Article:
America's favorite booze-binging pastimes … on steroids.
We’ve all played them … thousands of times. Too many times. Christ, far more times than any of us would like to admit, now that we think about it. So why not make 2015 the year it all changes for the better? We’ve gone through the trouble of revamping (and testing, for research purposes only) the rules to everyone’s favorite drinking and park games to add exciting new spins on old classics.
Lay and secure two durable plastic sheets (available at any hardware store) on either side of a standard Flip Cup set-up. Dump a generous amount of environmentally friendly dish soap (because you’re not a biosphere-destroying monster) and spray down with a garden hose. One player from each opposing team drinks a half-cup of booze while running towards the slide. While mid-slip (standing up), the player attempts to flip the cup (per normal rules) as they slide past the table. Each “flipped” cup from the entire team is one point — one attempt each run, no do-overs. And for the love of non-affordable healthcare, please be careful.
All standard house rules of regular Beer Pong apply — with one significant catch. A loose ball (i.e. anything not being held by the opposing team) is open territory and can be procured at will. One drink must be in the non-dominant hand at all times and cannot be used as a weapon of torture. Slapping, bumping, stiff-arming and tackling are all approved. But never any feet — kicking is for assholes. Once the ball is secured by anyone, in any manner, the contact must be withdrawn. A suggested, unbribable fifth person “referee” is recommended and holds all power of making necessary calls of fairness.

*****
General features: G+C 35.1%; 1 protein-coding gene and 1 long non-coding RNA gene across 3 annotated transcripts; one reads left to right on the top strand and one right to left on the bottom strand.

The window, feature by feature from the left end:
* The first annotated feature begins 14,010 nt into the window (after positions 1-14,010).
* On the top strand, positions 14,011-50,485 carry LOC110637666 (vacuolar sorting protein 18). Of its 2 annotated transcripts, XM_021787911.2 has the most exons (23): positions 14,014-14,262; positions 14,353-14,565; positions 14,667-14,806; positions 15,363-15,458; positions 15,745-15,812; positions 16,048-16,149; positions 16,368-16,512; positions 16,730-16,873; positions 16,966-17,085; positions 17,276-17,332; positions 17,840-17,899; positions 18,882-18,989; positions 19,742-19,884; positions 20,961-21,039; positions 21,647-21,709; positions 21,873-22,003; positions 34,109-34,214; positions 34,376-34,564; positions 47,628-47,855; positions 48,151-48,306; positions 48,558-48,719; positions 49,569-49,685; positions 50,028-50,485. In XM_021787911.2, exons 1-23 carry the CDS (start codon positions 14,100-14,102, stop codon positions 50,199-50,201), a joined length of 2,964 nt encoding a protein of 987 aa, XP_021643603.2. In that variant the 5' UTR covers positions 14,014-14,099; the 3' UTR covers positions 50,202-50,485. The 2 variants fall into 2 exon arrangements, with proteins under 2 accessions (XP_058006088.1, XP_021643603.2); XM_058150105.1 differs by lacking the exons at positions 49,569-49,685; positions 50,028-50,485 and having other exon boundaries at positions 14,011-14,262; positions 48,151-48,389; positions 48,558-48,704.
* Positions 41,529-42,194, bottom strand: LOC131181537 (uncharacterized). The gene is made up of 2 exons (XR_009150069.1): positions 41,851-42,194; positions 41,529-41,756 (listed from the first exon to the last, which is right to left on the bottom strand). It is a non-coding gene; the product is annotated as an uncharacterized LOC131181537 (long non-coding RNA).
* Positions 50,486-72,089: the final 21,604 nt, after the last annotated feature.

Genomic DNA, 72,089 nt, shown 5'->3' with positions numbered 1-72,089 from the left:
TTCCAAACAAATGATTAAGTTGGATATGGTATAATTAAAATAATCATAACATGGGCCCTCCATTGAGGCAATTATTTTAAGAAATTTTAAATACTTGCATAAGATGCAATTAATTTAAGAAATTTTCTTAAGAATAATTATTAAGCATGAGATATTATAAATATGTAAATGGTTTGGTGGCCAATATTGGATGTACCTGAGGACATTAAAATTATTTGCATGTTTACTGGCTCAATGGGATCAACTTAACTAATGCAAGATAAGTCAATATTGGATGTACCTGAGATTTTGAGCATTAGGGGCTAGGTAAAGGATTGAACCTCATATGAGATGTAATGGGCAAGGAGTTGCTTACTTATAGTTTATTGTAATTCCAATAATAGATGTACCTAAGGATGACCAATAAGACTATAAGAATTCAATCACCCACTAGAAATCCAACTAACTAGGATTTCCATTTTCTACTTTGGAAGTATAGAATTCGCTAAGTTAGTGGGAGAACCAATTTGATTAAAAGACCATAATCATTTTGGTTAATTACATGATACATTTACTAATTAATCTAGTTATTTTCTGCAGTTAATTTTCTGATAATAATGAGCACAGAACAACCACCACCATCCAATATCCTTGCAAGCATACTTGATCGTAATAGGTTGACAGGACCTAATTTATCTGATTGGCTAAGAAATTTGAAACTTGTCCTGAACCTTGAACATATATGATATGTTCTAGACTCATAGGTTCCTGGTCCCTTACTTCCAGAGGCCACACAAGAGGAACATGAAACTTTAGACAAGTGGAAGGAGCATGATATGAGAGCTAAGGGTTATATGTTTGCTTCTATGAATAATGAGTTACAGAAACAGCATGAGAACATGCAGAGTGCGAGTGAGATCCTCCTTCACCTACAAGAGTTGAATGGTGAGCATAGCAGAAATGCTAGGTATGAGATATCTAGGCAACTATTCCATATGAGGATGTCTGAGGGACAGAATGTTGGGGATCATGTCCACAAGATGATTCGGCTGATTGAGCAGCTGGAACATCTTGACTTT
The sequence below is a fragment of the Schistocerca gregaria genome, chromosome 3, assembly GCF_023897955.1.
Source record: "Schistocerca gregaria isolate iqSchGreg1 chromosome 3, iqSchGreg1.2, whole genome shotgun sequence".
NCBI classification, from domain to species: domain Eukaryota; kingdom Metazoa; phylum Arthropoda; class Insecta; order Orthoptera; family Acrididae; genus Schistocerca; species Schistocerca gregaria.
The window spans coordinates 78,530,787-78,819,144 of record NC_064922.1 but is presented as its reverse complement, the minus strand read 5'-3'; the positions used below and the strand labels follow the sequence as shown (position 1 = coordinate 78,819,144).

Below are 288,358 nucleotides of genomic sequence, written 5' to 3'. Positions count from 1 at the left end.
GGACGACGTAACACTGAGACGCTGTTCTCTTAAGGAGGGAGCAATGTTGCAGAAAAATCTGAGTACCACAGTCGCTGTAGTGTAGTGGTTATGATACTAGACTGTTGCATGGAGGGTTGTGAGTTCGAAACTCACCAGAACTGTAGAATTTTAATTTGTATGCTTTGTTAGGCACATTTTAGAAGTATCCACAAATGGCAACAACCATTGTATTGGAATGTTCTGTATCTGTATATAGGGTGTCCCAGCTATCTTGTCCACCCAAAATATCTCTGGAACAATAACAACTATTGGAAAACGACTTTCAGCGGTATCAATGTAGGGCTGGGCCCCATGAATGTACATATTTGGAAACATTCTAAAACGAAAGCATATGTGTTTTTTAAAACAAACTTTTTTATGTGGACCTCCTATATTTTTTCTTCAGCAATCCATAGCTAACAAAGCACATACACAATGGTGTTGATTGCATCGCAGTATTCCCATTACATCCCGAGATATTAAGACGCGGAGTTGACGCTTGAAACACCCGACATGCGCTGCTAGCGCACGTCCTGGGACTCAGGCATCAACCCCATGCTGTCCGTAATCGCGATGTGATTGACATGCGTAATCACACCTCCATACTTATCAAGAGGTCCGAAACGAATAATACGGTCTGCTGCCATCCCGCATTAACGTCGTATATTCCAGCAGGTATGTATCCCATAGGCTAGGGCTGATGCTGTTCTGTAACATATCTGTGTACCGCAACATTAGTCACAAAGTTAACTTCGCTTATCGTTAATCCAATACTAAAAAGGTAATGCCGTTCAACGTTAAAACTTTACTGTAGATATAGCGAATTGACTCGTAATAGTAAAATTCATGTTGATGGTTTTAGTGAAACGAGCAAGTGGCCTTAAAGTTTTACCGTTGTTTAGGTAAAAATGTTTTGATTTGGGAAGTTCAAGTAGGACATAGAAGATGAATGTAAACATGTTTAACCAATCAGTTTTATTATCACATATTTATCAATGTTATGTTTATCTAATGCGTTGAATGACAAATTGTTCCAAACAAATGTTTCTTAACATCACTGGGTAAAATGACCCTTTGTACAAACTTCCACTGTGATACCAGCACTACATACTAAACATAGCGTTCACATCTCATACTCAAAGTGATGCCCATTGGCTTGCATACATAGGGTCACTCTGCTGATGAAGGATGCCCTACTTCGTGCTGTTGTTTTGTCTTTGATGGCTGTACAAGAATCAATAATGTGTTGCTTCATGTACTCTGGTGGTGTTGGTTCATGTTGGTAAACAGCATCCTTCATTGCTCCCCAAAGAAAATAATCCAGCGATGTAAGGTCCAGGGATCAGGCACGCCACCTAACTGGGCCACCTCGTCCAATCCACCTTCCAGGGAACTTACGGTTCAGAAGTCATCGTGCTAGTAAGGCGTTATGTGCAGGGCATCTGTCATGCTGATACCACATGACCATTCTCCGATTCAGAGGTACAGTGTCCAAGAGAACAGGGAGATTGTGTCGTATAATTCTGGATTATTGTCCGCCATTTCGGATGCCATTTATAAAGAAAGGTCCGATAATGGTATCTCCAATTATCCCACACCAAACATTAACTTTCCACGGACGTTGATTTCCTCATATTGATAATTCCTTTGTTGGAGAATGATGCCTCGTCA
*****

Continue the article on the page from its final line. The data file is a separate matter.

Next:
You’ve tossed enough beanbags through the score-hole in your lifetime to divert the waters of Katrina, so many so that you could probably do it blindfolded — or can you? In Cornhole Chaos you may just find out. Write down certain “objectives” on scraps of paper and place them in a hat or cup to be pulled at random by each player. Objectives can include tossing the bag blindfolded, backwards, through the legs, arching sideways … while hugging grandma … pretty much anything to break the cycle of “Hey, look at me, I toss bag good” monotony.
A frenetic alteration of Polish Horseshoes, the new trend sweeping the nation is Polish Dizzyshoes — a terrifying spiral into mental and physical exhaustion. With the standard setup, any number of players take turns rolling a six-sided die. Whatever number it falls on is the amount of times one must spin around with their forehead on one end of a baseball bat and the other touching the ground (a la Dizzybat). Upon completion, the player must then attempt to throw a Frisbee into the opposite team’s “horseshoe” setup, knocking over the balancing beer bottle. Scoring can be set up in any number of ways, but extra points need be awarded for anyone who holds breakfast down the longest.